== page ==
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Thread: Financial Fascism? 'Greeks should revolt against debt slavery!'

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    UK Avalon Member ktlight's Avatar
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    Default Financial Fascism? 'Greeks should revolt against debt slavery!'

    "It's been a tough night in Brussels where Eurozone ministers have reached a deal on a second bailout for Greece. It took them several hours to agree on the one-hundred-and-thirty-billion euro cash injection, expected to save the country from default. Earlier the Greek Parliament went through a storm of public outrage and several internal conflicts to approve the austerity measures demanded by international creditors."


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    Default Re: Financial Fascism? 'Greeks should revolt against debt slavery!'

    Disgustingly Fascist Greek Bailout for the Banks Passed

    February 21, 2012 • 11:14AM

    After a 12-hour meeting that continued into the wee hours of Tuesday morning, the Eurogroup of the 17 Eurozone finance ministers approved the EU130 billion bankers' bailout for Greece that is even more criminal then the previous. While it is being touted for its alleged 53.5% "haircut" for the bondholders, this is nothing less than gross fraud, because most of this debt had already been sold on the secondary market to its current owners at big discounts, in most cases greater than 50%, and therefore is merely another give-away to the banks. Virtually none of it will find its way into the coffers of the government. According to Athens News the breakdown of the EU130 billion is as follows: EU30 billion will go to "sweeteners" to get the private sector to sign up to the swap, EU23 billion will go to recapitalize Greek banks. A further EU35 billion will allow the government to finance the buying back of the bonds, and EU5.7 billion will go to paying off the interest accrued on the bonds being traded in. Despite all of this the debt is still supposed to be an unsustainable 120% by 2020.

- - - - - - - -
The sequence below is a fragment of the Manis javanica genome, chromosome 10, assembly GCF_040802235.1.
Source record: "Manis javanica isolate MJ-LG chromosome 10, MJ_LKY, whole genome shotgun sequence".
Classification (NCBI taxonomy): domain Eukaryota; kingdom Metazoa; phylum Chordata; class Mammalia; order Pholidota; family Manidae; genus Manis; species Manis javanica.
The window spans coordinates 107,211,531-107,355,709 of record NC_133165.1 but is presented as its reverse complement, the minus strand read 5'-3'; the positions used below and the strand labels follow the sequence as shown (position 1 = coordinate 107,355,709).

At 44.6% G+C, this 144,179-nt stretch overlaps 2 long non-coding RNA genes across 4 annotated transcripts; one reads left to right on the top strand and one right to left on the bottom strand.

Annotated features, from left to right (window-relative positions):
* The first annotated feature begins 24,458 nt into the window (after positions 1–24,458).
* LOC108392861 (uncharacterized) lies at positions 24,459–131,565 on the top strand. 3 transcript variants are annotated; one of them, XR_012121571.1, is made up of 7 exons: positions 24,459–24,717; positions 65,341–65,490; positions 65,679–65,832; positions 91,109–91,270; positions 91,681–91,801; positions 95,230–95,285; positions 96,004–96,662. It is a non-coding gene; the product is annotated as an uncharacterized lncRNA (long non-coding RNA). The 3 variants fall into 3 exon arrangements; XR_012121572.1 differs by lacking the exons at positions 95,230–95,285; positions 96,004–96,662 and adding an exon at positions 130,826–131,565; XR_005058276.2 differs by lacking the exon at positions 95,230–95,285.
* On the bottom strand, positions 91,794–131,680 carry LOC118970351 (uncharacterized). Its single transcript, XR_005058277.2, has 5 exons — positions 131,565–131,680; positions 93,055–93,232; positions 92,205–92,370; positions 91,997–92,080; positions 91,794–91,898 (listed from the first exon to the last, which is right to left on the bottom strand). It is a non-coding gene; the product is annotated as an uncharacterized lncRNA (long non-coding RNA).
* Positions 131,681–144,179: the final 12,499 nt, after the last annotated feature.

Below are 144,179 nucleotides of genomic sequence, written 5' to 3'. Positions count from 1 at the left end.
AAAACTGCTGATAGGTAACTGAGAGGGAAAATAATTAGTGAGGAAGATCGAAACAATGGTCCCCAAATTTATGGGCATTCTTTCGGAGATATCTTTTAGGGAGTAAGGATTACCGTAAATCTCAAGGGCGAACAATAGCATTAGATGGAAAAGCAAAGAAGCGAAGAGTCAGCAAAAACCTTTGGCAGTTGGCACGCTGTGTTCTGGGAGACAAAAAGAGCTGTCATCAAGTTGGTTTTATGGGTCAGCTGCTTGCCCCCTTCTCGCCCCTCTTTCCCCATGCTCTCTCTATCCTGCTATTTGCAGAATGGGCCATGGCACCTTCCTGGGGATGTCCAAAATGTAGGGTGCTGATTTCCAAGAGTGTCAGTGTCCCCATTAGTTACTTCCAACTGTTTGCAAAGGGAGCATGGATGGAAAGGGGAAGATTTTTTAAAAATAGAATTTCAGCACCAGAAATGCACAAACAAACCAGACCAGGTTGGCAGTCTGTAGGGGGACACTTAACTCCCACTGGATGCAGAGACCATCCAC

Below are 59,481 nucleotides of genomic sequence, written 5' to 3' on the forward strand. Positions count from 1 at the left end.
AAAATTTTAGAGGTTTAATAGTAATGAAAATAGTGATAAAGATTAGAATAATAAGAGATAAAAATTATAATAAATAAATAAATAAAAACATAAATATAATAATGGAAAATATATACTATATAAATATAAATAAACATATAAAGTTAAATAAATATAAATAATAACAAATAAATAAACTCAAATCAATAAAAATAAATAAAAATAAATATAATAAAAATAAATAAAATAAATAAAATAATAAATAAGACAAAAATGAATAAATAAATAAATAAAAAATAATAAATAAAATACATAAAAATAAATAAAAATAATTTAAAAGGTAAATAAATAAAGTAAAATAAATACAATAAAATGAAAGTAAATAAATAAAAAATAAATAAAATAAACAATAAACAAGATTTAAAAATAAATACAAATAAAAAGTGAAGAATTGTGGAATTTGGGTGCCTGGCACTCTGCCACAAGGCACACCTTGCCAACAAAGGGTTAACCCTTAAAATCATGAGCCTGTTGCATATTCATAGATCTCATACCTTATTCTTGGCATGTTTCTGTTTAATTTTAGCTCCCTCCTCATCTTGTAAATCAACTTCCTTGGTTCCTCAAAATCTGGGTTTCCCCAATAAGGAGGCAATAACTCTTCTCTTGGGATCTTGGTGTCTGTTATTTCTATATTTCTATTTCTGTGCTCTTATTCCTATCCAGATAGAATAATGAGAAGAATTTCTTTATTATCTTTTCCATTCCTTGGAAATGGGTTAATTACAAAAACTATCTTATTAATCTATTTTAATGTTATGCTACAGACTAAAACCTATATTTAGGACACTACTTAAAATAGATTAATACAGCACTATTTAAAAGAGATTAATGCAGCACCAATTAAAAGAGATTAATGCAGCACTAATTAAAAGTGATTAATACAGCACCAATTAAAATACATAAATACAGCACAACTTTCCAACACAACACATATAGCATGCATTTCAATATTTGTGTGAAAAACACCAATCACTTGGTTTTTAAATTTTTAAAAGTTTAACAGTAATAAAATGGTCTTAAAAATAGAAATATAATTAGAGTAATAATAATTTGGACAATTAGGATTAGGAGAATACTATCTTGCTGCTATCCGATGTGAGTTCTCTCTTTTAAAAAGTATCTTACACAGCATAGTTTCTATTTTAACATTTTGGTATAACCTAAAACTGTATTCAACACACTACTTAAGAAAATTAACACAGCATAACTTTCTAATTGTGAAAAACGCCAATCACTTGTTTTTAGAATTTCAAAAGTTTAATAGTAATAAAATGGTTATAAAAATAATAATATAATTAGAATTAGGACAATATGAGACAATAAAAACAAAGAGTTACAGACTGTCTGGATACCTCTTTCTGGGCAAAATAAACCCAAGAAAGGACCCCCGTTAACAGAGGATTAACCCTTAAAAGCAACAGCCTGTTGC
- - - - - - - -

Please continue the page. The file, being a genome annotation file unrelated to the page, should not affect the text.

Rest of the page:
To make things even more disgusting, the European Central Bank, which bought EU40 billion in Greek bonds at a discount — obviously of more than 50% — will be making a profit, and this profit will be given, not to Greece, but to the other Eurogroup states! Klaus Regling, the head of the European Financial Stability Facility announced that he will quickly issue EU70.5 billion that will go for the bond swap.

    In return, Greece will be getting a brutal foreign occupation with permanent monitors being put into place in all the ministries in Athens. They agreed to setting up an escrow account that will always have three months' worth of debt payments in it. And, they agreed to change the Constitution to give debt repayments priority over everything else. What does that constitute?

    According to Athens News, cutting 150,000 civil servants will be just the beginning, as the target is to cut the civil servants at ministries by one-third! A contingent of French occupiers are drafting a so-called evaluation process for civil servants which will not be in place until June, after which substantial firings can be expected. The only ministry that will not suffer cuts is the police.